The Slovenia Times

Fischer and Pahor Praise Ties, Share View on Syria Crisis


Addressing reporters after their talks, Pahor said that the fact that this was his second official meeting with Fischer in six months "is a demonstration of the excellent political relations between the countries".

Slovenia's third most important trade partner, Austria is the leading foreign investor, accounting for 48% of foreign direct investment here. Noting the mostly positive experience with Austrian investors, Pahor said that prospective investors from Austria would be welcome to participate in the planned privatisation.

The economic and financial crisis in Slovenia also ranked high on the agenda, with Pahor repeating his view that Slovenia was capable of solving its problems on its own, but that time was a "vital factor" and that it "is slowly running out".

Maintaining that measures could still be applied without major social, political and other shocks, Pahor expressed his support for the government's plans, but added that measures should be taken immediately and that the government must present concrete measures to the public and parliament this month.

"I believe and wish for Slovenia to solve its problems in the best possible way," Fischer said, adding that the best help Austria could offer to Slovenia at the bilateral level was to support as much as possible the cooperation, trade and transfer of technology between the two countries.

He also pointed to the EU level, where he said "Austria has always acted with solidarity". He said that the Austrian authorities had sometimes come under fire at home for their support of Slovenia, but that Vienna helped countries in trouble at the EU level because it believed everyone was in the same boat, which must stay afloat.

According to Pahor, the pair also share their positions on the Syria crisis. He described the use of chemical weapons against the civilian population there as a "dreadful tragedy" and "horrendous act in violation of international law".

Pahor said the international community "must definitely" act in response to such an act. But the Slovenian president also said that he and his Austrian opposite number agreed "these sanctions need to be adopted by the UN Security Council, which is required to take measures to punish those who caused this dreadful tragedy".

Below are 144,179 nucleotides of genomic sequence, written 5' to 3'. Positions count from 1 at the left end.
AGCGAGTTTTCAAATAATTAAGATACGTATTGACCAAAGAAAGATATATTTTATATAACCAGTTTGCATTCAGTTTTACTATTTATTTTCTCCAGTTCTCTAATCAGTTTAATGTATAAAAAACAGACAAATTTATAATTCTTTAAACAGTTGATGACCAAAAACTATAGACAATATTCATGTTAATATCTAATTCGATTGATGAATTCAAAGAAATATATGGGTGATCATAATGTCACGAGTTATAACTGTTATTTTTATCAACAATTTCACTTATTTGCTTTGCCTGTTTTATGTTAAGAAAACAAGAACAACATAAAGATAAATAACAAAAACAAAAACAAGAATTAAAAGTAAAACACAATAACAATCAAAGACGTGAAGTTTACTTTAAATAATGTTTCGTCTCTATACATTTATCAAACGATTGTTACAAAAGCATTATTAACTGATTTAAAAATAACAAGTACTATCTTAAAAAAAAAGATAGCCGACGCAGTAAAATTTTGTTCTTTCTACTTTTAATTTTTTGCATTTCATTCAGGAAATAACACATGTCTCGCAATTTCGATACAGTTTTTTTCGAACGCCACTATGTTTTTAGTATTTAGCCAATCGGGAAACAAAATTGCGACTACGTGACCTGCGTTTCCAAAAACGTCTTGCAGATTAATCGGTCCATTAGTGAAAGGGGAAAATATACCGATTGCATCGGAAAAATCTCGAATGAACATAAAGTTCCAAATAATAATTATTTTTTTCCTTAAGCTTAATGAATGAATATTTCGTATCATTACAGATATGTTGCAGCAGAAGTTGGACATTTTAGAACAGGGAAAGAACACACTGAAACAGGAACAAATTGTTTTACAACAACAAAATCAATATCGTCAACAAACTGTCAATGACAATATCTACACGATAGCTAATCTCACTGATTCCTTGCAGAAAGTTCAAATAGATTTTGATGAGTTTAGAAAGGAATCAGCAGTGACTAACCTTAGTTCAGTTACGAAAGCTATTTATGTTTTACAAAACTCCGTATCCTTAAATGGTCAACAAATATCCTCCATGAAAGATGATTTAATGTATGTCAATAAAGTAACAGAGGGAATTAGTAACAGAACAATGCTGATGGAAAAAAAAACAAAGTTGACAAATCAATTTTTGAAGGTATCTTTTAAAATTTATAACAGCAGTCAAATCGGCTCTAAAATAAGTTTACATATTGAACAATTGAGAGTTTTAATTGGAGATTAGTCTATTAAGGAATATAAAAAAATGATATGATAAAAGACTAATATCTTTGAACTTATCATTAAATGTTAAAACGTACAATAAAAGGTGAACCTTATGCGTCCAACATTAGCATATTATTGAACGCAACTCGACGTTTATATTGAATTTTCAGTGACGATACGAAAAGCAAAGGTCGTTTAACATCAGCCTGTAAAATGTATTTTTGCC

Fischer thanked Pahor for what he said was an exhaustive brief on various topics. He said that the Austrian delegation this time also included Carinthia Governor Peter Kaiser and that he was glad the talks could be conducted in this way as well.

Fischer and Pahor visited representatives of the German-speaking community in south Slovenia on Sunday, which Fischer said was a demonstration of the countries' "respect for any minority", and an important message for Europe that minorities "must be treated with care".

Although not recognised as an ethnic minority enjoying constitutional protection in Slovenia, the Gottschee Germans are financially backed by both countries. The Slovenian Culture Ministry doubled the funding last year.

Pahor and Fischer also touched on regional issues and talked to Croatian President Ivo Josipović over the phone today. They agreed to meet regularly once a year for trilateral talks. The first meeting will take place in Austria next year, according to Pahor.

Pahor briefed Fischer on Slovenia's efforts related to the Western Balkans and the Brdo Process to promote cooperation among the countries in the region. Fischer told Pahor that he would consider taking part in one of the meetings himself.

As an opportunity for the two countries to cooperate in the coming months, Fischer mentioned the upcoming centenary of the outbreak of the First World War, which he said needed to be commemorated as a reminder for the future.


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